Epidaurus – sanctuary of Asclepius

Epidavros is the Classical Hellenic site of the god Asklepios. The major attraction of this healing center is the well-preserved theatre of the 4th century B.C., the best-preserved Greek theatre in existence. The perfect acoustics of the theatre are easily tested and are amasing. The healing centre of Epidaurus, located in one of the most beautiful areas in Greece, includes the temple of Asklepios, a gymnasium, baths, a stadium, and the 4th century theatre of Polykleitos, probably the best-constructed theatre of antiquity. Visit the Museum, the archaeological site and the theatre, the Asklepieion, or Sanctuary of Asklepios, which is being excavated; it was an extensive religious and therapeutic centre, dedicated to the god Asklepios. The theatre and a stadium are connected via a Sacred Way leading from the town of Epidaurus.

The Archaeological Museum of Epidaurus opened in 1909 to display artifacts unearthed in the ancient site of Epidaurus.

Background and history
The ancient site of Epidaurus was dedicated to the gods Apollo and Asklepius. The oldest Mycenaean sanctuary was dedicated to a healing goddess; it was founded in the 16th c. BC on a ruined settlement of the Early Bronze Age (2800-1800 BC) and in about 800 BC it was rededicated to Apollo and the area is known as the Apollo sanctuary.

Epidaurus sites
The main sanctuary of Epidaurus, the Asclepeion, was first studied by the French Scientific Expedition of the Peloponnese in 1829. In 1870, Panagiotis Kavadias of the Greek Archaeological Society began excavating the site, and over the decades that followed discovered an extensive array of artifacts. The bulk of the collection was unearthed mostly in two main sanctuaries of Asklepios and Apollo in Epidaurus, the older sanctuary of Apollo Maleatas and the later Asclepeion in the plain. The Asclepeion, was known for its healing rituals and for hosting sports. The size of the reconstructions of the most important monuments of the Asklepeion and growing collection meant that between 1902 and 1909, Kavadias built the Museum of Epidaurus to store the finds. most sculptures had been transferred to the National Archaeological Museum of Athens

Statue of Asklepios

After Kavadias’s death in 1926, only limited excavations of Epidaurus took place, such as by G. Roux of the French School at Athens in the area of the Avaton in 1942-43, and by I. Papadimitriou of the Greek Archaeological Service in 1948-51. A. Orlandos undertook the restoration of the theatre between 1954 and 1963 and unearthed new objects, which led to the expansion of the museum in 1958, with a storeroom built to house sculpture and pottery. In 1971, the museum underwent expansion again when and a new hall was built to accommodate a collection of inscriptions.

The large columns on display in the museum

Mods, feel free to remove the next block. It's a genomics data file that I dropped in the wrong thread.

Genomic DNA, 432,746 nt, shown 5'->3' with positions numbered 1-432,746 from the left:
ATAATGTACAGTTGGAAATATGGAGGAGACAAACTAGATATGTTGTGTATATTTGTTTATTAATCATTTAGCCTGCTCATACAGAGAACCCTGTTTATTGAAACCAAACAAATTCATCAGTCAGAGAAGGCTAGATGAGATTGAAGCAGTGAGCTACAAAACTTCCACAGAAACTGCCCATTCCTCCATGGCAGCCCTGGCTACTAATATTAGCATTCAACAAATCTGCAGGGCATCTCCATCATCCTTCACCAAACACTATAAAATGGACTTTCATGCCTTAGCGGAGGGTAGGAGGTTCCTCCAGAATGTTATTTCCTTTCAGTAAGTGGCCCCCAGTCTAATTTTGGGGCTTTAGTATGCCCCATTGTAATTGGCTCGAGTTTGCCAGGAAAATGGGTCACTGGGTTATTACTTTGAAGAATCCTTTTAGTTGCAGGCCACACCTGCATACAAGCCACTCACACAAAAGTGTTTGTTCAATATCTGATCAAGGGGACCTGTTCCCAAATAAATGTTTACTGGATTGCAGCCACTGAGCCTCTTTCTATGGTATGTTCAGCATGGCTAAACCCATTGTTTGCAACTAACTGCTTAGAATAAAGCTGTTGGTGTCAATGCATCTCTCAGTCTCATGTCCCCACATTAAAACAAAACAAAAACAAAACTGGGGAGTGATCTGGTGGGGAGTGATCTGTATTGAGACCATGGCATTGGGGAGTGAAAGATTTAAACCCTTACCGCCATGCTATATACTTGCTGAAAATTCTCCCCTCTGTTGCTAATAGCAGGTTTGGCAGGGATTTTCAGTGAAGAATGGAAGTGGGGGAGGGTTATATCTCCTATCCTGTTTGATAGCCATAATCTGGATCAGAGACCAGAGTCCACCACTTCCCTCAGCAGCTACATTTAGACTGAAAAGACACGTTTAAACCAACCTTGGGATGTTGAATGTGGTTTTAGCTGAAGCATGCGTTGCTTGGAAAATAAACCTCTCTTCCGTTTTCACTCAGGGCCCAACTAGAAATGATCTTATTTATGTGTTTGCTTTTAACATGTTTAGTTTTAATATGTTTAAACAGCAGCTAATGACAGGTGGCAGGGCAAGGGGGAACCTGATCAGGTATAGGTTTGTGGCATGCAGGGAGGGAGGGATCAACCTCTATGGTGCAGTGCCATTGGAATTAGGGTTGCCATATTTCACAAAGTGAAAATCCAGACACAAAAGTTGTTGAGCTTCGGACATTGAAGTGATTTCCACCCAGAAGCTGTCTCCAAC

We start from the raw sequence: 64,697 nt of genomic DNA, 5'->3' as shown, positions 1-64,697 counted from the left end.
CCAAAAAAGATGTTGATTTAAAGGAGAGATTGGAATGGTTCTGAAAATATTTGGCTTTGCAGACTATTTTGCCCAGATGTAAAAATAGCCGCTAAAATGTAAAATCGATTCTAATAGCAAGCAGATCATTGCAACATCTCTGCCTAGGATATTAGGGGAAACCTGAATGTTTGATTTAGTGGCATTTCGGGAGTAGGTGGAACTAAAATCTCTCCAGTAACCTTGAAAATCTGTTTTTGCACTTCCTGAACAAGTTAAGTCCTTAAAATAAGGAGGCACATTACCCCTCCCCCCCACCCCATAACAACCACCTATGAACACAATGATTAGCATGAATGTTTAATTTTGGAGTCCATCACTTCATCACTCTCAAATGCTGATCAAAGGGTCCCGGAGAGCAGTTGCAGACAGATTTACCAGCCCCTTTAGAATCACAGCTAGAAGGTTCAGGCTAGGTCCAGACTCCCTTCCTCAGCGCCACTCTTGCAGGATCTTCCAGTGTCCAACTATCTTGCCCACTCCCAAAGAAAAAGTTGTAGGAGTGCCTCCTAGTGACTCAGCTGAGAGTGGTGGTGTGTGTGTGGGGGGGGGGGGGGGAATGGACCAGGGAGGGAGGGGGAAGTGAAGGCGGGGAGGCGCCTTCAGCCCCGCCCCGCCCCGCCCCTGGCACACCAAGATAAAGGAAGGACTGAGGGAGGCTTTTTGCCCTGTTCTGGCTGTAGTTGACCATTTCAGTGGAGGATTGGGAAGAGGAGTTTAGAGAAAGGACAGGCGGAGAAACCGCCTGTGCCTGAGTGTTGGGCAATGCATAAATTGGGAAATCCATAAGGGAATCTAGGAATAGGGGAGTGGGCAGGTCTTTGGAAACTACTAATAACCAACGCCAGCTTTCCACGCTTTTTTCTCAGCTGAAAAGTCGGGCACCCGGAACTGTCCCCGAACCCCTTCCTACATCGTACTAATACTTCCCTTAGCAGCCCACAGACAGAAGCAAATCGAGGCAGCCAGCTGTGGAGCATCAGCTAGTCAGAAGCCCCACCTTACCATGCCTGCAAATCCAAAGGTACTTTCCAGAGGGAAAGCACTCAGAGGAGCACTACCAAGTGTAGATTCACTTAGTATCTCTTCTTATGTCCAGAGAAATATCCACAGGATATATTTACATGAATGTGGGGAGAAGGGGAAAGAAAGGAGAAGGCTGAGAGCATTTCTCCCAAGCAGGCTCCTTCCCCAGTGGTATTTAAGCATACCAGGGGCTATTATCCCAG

Since 1974 excavations by the Archaeological Society at the sanctuary of Apollo Maleatas have been conducted under Professor V. Lambrinoudakis. A committee of the Ministry of Culture was founded in 1984 being responsible for the conservation of the site and presentation of the monuments in both sanctuaries.

In 1992, when the partial reconstruction of the Tholos temple of Asklepios was dismantled to undergo examination, a temporary exhibition was placed in the museum, with photographs and explanations of its architectural parts.

The museum contains a number of large reconstructions of temples and architectural components, particularly those found at the Asklepieion.[3] Of major note is the reconstruction of part of the entablature and Doric columns of the Temple of Asklepios[3] dated to 380–375 B.C. and reconstruction of part of the entablature of the Temple of Artemis, dated to 370–310 B.C. There is also an extensive reconstruction of the entablature and part of the inner Corinthian colonnade of the Propylaia dated to 300 B.C.[4] The museum also has a Corinthian capital which was unearthed below the foundations of the Tholos temple; that temple is believed to be designed by Polykleitos the Younger.[4] The temporary exhibition of architectural parts and sculptures from the Tholos, added in 1992, is located in a room which is known as the “B gallery”.

Corinthian capital

The museum has a substantial collection of inscriptions and Greek and Roman sculptures.[3] The main collection of inscriptions has been housed in the special hall to the northeast of the main building since 1958 as has a storeroom for the sculptures, a pottery room, and a restoration workshop.[4] A collection of inscriptions is also displayed under the portico to the south of the main building of the Epidauras Archaeological Museum. The museum has a plaster cast statue of Asklepios, with a sacred snake curling up on his stick. It is a copy of the original statue unearthed in Epidaurus and which is exhibited in the National Archaeological Museum of Athens. Also of note is a marble headless statue, believed to be of the health goddess Hygeia, dated to the Hellenistic period and a statuette of a child.

The museum has a collection of votive inscriptions and perirrhanteria, displayed at the facade of the inscriptions hall. There is a fragment of a votive relief and Doric metopes, which are decorated with relief scenes, one of which depicts Asklepios and Athena, and are dated to the end of the 4th or the beginning of the 3rd century B.C.[4] A lily from the ceiling of the Tholos decorates one of the coffers of the ceiling of the external Doric colonnade of the Tholos which is dated to 360–330 B.C.[4] The museum also displays bronze medical instruments providing an informative insight into medical practice at the sanctuary of Asklepios.[4] Another notable display are the fossils unearthed at Epidaurus and other places in Greece, an array of minerals found in the area of Lavrio, and a collection of ancient ammonites which are believed to be over 240 million years old.[5]